Question is this:
Lets say that a homeowner bought his house in 1990 for $200,000 and he kept paying on it until his principal was cut in half, right at $100,000 by January 2015. Since then, the homeowner couldn't afford to make payments anymore. Now, here comes Steve and purchases the note from the bank at $ .30/ $1.00 at the end of January 2015. Steve placed his NPN note on FCI Exchange and is selling it for 50% or $50,000 off the principal balance left on the loan.
My question is as follows: Since the homeowner already paid $100,000 off the original $200,000 loan and Steve bought the $100,000 balance leftover with $30,000 and is hoping to sell it for $50,000, I assume that `Steve will get to make a profit of $20,000, but, I as a potential investor looking to buy the NPN off Steve for $50,000, what equity do I have in the house? Is it:
a) $150,000 ($ 100,000 + $ 50,000 off Steve)
b) $ 50,000 off Steve selling me the $100,000 balance owed for $50,000 ( .50/$1.00) or
c) Just $ 100,000 paid off by the homeowner between 1990-2015?
I would really appreciate anyone's input and I hope my question isn't confusing..
Thanks a lot,
It would be "b".
Just to clarify though YOUR equity in the property is $0, the OWNER's equity is the value of the property minus any money owed. You are entitled to the terms of the note you purchased regardless of what the actual cash outlay you had was.
If you exit the note through the property (foreclose) it will be auctioned at the courthouse. You'll receive 100K+costs to foreclose, any remaining money would be an overage and go to the previous owner. If you got refinanced out, or the owner sold you'd receive 100K again plus any fees incurred for the foreclosure process to that point, the owner again receives the balance.
Hope this helps clarify the process.
we're buying paper not property.
As the others mentioned, you have zero "equity in the house", but your note has a ton of equity (basically the FMV minus your Unpaid Principal Balance).
Your question doesn't make a ton of sense because it's not clear what you really want to know. Are you trying to figure out how much you'd gain if you foreclose, or how much equity protects your note?
You're entitled to the full UPB plus advances plus costs, so in that example if the house is worth 200k+ and your UPB is 100k then you're pretty much guaranteed to recoup the full amount.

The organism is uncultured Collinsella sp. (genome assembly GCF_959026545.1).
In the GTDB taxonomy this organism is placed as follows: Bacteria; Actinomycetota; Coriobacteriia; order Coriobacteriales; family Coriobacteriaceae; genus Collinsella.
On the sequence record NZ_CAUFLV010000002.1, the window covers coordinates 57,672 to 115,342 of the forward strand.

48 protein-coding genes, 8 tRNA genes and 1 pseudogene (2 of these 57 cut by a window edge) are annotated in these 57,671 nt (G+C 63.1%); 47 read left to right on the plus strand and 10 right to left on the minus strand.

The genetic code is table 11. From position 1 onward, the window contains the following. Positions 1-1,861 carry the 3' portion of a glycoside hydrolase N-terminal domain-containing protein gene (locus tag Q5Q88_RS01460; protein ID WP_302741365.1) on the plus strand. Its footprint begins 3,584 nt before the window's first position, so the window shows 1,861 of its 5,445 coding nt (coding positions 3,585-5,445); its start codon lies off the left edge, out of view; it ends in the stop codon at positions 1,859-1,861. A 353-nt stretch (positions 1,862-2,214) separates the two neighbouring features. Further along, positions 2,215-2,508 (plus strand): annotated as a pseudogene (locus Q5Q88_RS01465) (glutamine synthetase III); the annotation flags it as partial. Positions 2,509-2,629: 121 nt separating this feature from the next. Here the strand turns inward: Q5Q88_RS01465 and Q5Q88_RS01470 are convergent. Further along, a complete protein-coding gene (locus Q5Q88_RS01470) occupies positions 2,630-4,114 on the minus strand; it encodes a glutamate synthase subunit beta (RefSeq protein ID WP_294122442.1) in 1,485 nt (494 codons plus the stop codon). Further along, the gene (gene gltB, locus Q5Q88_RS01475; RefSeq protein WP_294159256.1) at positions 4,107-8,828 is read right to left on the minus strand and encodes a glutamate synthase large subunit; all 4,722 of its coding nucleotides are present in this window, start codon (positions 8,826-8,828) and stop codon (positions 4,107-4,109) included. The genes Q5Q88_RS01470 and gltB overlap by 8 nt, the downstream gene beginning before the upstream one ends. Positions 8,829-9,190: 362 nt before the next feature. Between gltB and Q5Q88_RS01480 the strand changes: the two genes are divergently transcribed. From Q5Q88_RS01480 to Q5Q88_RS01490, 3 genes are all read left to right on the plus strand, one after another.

WOW, thanks a lot guys!!!!! You really helped me a lot with these responses. Yes, I was looking to see how much I'd gain if i'd have to foreclose. I signed up at FCI Exchange.com and I've seen quite a bit of properties that are worth buying the notes for. Also, the site mentions "lieu of deed". Is this particular deed a sort of legal contract naming you a prime investor to the property and giving you the right to foreclose in case I have to go that route? Sorry to bring so many issues but I've only began researching these real estate jargon and topics in depth for only 1 week. Looks like I've got a lot of catching up to do to you guys....
Thanks a lot
@Alin Toncz yes they are all correct, you have no equity in the property. If you do foreclose on the property you will get all past due payments, late fees, loan charges, attorneys fees, and any forced placed insurance that you may have to put on there. One thing to keep in mind is once you have your final judgment you're not allowed to bid much over the final judgment.
What they are referring to is called a Deed in Lieu of foreclosure. The idea is, to get the borrower to sign the house over to you and set of going to the foreclosure process. This really only works if there's clean title behind your lien. If there's a second mortgage you could try to negotiate with them, or you will have to foreclose them out. If there is another lien on the property, I would recommend getting a deed in Lieu of foreclosure and a consent judgment. By getting both of those documents signed, it will allow you to negotiate with the second and if they won't play ball, you can go ahead and foreclose them out. The consent judgment speeds up the process, especially in judicial states.
Thank you very much @Richard Allen. Your input is very appreciated and helpful.